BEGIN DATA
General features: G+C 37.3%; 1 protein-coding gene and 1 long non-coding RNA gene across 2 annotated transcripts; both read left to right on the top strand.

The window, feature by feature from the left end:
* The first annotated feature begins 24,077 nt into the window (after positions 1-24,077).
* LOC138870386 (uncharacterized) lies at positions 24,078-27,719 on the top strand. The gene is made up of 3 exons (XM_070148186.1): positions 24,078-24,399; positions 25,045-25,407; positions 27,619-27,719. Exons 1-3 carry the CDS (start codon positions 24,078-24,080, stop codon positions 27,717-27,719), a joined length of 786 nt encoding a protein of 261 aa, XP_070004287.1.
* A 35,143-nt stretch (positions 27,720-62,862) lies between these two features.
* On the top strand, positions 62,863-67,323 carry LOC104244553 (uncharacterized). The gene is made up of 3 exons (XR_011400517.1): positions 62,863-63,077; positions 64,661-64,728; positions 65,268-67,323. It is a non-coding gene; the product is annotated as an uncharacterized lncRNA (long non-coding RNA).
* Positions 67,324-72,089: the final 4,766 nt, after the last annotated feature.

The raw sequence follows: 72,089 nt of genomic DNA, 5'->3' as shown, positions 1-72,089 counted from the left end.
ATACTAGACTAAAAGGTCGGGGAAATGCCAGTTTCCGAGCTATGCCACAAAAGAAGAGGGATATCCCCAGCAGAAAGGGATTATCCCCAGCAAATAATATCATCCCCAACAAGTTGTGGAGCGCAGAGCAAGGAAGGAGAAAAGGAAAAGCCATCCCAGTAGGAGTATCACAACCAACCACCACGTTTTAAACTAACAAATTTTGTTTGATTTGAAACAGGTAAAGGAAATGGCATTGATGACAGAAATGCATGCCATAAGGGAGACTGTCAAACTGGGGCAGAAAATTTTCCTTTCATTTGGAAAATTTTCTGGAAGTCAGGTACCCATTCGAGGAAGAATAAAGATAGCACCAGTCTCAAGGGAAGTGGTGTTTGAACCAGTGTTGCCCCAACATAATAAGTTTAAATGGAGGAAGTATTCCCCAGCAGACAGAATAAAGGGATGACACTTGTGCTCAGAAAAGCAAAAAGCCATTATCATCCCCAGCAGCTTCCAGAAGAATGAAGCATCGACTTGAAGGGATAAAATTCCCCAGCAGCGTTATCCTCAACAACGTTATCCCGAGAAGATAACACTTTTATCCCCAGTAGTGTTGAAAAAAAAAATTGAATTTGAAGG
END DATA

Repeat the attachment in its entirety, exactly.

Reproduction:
General features: G+C 37.3%; 1 protein-coding gene and 1 long non-coding RNA gene across 2 annotated transcripts; both read left to right on the top strand.

The window, feature by feature from the left end:
* The first annotated feature begins 24,077 nt into the window (after positions 1-24,077).
* LOC138870386 (uncharacterized) lies at positions 24,078-27,719 on the top strand. The gene is made up of 3 exons (XM_070148186.1): positions 24,078-24,399; positions 25,045-25,407; positions 27,619-27,719. Exons 1-3 carry the CDS (start codon positions 24,078-24,080, stop codon positions 27,717-27,719), a joined length of 786 nt encoding a protein of 261 aa, XP_070004287.1.
* A 35,143-nt stretch (positions 27,720-62,862) lies between these two features.
* On the top strand, positions 62,863-67,323 carry LOC104244553 (uncharacterized). The gene is made up of 3 exons (XR_011400517.1): positions 62,863-63,077; positions 64,661-64,728; positions 65,268-67,323. It is a non-coding gene; the product is annotated as an uncharacterized lncRNA (long non-coding RNA).
* Positions 67,324-72,089: the final 4,766 nt, after the last annotated feature.

The raw sequence follows: 72,089 nt of genomic DNA, 5'->3' as shown, positions 1-72,089 counted from the left end.
ATACTAGACTAAAAGGTCGGGGAAATGCCAGTTTCCGAGCTATGCCACAAAAGAAGAGGGATATCCCCAGCAGAAAGGGATTATCCCCAGCAAATAATATCATCCCCAACAAGTTGTGGAGCGCAGAGCAAGGAAGGAGAAAAGGAAAAGCCATCCCAGTAGGAGTATCACAACCAACCACCACGTTTTAAACTAACAAATTTTGTTTGATTTGAAACAGGTAAAGGAAATGGCATTGATGACAGAAATGCATGCCATAAGGGAGACTGTCAAACTGGGGCAGAAAATTTTCCTTTCATTTGGAAAATTTTCTGGAAGTCAGGTACCCATTCGAGGAAGAATAAAGATAGCACCAGTCTCAAGGGAAGTGGTGTTTGAACCAGTGTTGCCCCAACATAATAAGTTTAAATGGAGGAAGTATTCCCCAGCAGACAGAATAAAGGGATGACACTTGTGCTCAGAAAAGCAAAAAGCCATTATCATCCCCAGCAGCTTCCAGAAGAATGAAGCATCGACTTGAAGGGATAAAATTCCCCAGCAGCGTTATCCTCAACAACGTTATCCCGAGAAGATAACACTTTTATCCCCAGTAGTGTTGAAAAAAAAAATTGAATTTGAAGG